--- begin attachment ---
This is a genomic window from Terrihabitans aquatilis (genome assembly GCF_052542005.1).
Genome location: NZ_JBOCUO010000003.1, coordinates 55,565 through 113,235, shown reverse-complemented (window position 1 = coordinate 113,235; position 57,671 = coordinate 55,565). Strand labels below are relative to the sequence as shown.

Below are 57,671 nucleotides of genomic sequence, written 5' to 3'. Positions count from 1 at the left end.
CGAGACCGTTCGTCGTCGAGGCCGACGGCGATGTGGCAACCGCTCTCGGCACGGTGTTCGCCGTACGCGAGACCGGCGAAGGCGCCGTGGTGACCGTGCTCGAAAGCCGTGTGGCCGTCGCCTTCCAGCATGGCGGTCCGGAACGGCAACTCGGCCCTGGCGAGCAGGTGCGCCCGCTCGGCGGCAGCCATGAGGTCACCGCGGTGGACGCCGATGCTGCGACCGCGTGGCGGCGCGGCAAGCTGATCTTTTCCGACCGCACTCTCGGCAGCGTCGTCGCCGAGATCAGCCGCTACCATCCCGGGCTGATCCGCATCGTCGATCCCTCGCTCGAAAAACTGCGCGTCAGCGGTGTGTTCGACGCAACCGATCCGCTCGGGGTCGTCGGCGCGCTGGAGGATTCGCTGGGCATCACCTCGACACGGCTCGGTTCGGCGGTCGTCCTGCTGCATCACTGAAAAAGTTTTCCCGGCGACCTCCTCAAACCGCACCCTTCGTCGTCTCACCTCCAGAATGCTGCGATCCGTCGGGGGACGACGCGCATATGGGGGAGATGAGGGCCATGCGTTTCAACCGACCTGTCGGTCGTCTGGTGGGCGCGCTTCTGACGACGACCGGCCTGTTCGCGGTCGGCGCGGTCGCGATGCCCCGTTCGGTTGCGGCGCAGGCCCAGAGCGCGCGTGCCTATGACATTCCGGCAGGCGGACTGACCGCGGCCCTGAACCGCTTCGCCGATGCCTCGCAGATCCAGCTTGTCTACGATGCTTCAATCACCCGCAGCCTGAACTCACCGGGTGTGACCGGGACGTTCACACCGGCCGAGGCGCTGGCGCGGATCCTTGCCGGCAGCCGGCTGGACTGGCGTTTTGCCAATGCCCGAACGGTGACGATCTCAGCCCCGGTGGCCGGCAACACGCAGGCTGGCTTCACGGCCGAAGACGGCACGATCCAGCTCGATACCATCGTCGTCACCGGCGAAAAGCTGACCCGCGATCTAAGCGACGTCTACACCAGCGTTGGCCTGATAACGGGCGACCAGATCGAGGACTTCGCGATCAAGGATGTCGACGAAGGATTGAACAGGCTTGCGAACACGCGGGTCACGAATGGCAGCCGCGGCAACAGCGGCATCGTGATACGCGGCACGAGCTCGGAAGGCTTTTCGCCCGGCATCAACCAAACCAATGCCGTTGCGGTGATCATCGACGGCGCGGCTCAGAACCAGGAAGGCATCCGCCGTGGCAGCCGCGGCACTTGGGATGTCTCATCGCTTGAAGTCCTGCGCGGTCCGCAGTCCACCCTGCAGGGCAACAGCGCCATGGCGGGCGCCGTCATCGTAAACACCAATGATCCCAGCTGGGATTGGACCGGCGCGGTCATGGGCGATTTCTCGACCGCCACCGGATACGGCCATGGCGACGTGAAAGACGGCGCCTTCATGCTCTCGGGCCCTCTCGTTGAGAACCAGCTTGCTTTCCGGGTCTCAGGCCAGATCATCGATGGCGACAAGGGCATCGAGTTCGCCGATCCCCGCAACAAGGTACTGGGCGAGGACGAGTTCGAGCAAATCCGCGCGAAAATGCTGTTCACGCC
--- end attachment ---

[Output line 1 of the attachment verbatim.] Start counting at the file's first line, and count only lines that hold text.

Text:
This is a genomic window from Terrihabitans aquatilis (genome assembly GCF_052542005.1).